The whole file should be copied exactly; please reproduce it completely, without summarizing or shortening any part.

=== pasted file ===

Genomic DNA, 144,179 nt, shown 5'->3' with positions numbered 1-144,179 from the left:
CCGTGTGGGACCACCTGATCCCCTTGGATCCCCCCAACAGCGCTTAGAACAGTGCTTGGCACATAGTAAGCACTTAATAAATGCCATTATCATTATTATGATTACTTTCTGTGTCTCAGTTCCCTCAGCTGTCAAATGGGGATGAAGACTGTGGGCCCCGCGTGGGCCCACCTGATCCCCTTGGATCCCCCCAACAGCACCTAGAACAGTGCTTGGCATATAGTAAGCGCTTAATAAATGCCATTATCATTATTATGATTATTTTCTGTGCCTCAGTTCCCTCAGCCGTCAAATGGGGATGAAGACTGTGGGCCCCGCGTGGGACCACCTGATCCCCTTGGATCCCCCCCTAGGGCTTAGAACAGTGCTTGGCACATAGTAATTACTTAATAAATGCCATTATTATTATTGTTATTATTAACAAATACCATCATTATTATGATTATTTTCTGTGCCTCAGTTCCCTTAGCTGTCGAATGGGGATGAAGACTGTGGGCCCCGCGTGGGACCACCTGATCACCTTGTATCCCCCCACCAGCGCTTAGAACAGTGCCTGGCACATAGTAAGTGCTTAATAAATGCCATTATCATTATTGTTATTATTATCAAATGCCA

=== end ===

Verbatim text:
Genomic DNA, 144,179 nt, shown 5'->3' with positions numbered 1-144,179 from the left:
CCGTGTGGGACCACCTGATCCCCTTGGATCCCCCCAACAGCGCTTAGAACAGTGCTTGGCACATAGTAAGCACTTAATAAATGCCATTATCATTATTATGATTACTTTCTGTGTCTCAGTTCCCTCAGCTGTCAAATGGGGATGAAGACTGTGGGCCCCGCGTGGGCCCACCTGATCCCCTTGGATCCCCCCAACAGCACCTAGAACAGTGCTTGGCATATAGTAAGCGCTTAATAAATGCCATTATCATTATTATGATTATTTTCTGTGCCTCAGTTCCCTCAGCCGTCAAATGGGGATGAAGACTGTGGGCCCCGCGTGGGACCACCTGATCCCCTTGGATCCCCCCCTAGGGCTTAGAACAGTGCTTGGCACATAGTAATTACTTAATAAATGCCATTATTATTATTGTTATTATTAACAAATACCATCATTATTATGATTATTTTCTGTGCCTCAGTTCCCTTAGCTGTCGAATGGGGATGAAGACTGTGGGCCCCGCGTGGGACCACCTGATCACCTTGTATCCCCCCACCAGCGCTTAGAACAGTGCCTGGCACATAGTAAGTGCTTAATAAATGCCATTATCATTATTGTTATTATTATCAAATGCCA